Patients Travelling Abroad

NHS Policy

By law, the NHS ceases to have responsibility for the medical care of patients when they leave the UK.  In addition GPs are not required by their terms of service to provide prescriptions for the treatment of a condition that is not present and may arise while the patient is abroad.

The NHS does accept responsibility for supplying ongoing medication for temporary periods abroad of up to 3 months. However, if a person is going to be abroad for more than 3 months, then they are only entitled (at NHS expense) to a sufficient supply of regular medication in order to get to their destination, where they should then find an alternative supply of that medication.

Patients residing abroad for a period of more than 3 months should be removed from the registered patient list.

Travelling out of the country for less than 3 months

For patients who inform us they will be out of the country for less than 3 months, we will provide sufficient medicines for an existing condition (e.g. asthma, diabetes…) for the period while the patient is away where it is safe to do so.  Drugs that require frequent monitoring may not be prescribed where there are safety concerns. Supply of any medication is at the discretion of the GP.  See BMA guidance prescribing in General Practice

Travelling out of the country for more than 3 months

Patients who inform us they will be leaving the country for more than 3 months will be prescribed sufficient medication to enable them to make alternative arrangements at their destination (up to 3 months’ supply where safe to do so).

They will also be removed from our patient list. We will be pleased to re-register patients on their return to residence in the UK and can reassure patients that their electronic notes are kept on file for reference on your return.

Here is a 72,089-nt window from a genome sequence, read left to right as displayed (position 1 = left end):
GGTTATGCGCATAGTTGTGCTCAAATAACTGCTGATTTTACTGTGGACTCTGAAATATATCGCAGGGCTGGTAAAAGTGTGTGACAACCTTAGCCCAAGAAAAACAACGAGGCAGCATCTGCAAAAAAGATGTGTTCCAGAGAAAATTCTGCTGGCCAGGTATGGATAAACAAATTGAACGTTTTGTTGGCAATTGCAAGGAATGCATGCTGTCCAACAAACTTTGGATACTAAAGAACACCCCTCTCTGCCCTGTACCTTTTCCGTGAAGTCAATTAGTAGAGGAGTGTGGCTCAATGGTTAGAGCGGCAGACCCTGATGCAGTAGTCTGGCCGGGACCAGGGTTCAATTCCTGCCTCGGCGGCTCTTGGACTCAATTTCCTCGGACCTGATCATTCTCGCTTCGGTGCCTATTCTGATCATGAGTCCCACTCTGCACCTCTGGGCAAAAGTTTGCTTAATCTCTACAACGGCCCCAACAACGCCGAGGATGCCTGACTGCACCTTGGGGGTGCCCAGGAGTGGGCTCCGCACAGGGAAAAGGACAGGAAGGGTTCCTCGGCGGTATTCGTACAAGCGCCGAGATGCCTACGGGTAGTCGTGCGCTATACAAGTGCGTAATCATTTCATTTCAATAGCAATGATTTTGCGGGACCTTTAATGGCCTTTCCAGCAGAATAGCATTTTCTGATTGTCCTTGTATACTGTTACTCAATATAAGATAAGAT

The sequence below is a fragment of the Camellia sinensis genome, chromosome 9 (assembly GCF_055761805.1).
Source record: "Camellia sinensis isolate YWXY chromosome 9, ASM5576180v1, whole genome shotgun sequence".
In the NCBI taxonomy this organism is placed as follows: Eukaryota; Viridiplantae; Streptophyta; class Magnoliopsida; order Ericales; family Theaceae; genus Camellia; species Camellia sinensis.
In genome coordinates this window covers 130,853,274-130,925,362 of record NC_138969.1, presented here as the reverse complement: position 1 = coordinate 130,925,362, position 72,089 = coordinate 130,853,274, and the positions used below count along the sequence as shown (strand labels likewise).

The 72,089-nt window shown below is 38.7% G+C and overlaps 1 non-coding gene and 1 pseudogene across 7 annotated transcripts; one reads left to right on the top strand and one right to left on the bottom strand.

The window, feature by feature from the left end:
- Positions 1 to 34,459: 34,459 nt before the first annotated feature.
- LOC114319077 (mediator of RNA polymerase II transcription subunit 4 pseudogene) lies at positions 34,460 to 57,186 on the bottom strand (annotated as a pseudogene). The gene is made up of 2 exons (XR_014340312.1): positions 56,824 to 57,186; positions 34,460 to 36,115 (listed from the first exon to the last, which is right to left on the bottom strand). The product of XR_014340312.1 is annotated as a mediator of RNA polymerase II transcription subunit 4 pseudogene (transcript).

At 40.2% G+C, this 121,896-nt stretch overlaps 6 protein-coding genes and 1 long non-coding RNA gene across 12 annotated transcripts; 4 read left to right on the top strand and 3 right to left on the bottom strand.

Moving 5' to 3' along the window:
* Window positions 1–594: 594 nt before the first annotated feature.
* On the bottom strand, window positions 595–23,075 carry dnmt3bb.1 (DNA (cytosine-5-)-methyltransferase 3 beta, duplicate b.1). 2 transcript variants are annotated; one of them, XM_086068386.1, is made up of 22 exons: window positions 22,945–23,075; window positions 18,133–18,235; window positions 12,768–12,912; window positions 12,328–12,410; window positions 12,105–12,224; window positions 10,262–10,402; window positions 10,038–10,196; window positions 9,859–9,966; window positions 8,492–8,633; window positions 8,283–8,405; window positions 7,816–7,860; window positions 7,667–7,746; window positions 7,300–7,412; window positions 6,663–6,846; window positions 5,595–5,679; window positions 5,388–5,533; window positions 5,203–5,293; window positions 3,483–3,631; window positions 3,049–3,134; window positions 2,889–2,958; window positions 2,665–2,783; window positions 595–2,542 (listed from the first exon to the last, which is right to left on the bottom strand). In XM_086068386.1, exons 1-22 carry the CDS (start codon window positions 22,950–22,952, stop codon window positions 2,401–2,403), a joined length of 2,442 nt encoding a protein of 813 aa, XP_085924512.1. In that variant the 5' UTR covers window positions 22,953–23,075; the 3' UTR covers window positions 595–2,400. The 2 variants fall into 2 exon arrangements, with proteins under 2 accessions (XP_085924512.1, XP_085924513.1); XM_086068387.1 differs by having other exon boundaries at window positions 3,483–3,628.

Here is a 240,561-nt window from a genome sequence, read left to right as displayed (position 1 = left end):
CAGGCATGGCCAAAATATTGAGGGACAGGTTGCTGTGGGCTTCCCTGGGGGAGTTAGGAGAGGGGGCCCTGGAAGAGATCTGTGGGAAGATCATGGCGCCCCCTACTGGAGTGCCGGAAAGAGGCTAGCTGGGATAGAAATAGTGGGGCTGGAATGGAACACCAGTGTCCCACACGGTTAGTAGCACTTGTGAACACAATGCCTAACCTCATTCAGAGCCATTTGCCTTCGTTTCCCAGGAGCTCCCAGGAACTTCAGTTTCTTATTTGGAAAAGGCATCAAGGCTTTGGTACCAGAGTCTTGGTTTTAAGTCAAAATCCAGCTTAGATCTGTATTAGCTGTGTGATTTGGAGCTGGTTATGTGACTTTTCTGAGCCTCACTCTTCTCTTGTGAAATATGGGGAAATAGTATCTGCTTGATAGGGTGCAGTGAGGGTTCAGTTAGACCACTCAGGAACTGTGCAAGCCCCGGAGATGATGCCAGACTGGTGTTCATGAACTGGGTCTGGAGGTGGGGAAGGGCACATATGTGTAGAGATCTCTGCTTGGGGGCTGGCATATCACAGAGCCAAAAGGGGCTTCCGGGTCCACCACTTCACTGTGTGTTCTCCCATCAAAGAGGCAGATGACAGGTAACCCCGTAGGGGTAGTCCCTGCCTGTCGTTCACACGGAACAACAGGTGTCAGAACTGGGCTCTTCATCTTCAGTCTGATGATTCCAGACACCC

Patients and relatives should not seek medication for themselves while they are abroad as this constitutes NHS fraud.

Prescriptions for medicines in case of illness while abroad.

GP’s will only prescribe NHS prescriptions in this case for exacerbations of pre-existing illnesses. Eg antibiotics for patients who have frequent infections secondary to an underlying lung condition.

Patients should be aware that some drugs commonly prescribed in the UK may be illegal in certain countries and you should check with that country’s embassy before you travel.

Travelling with your medication

You will need to find out whether there are any restrictions on taking your medicines in and out of the country you are visiting, as some medicines that are available over the counter in the UK or the country you are visiting. For example, some prescribed medicines, such as morphine, are controlled drugs, so the amount you can take abroad is limited.  If you need to take more than the maximum allowance with you, you'll need a special licence from the Home Office. Some countries such as India and Turkey have very specific rules about medications that you can and cannot bring into the country. 

You should always ensure that the medications are in a correctly labelled container.  Carry your medication in your hand luggage (airline permitting) with a copy of your prescription.  Pack a spare supply of medication in your hold luggage, in case you lose your hand luggage.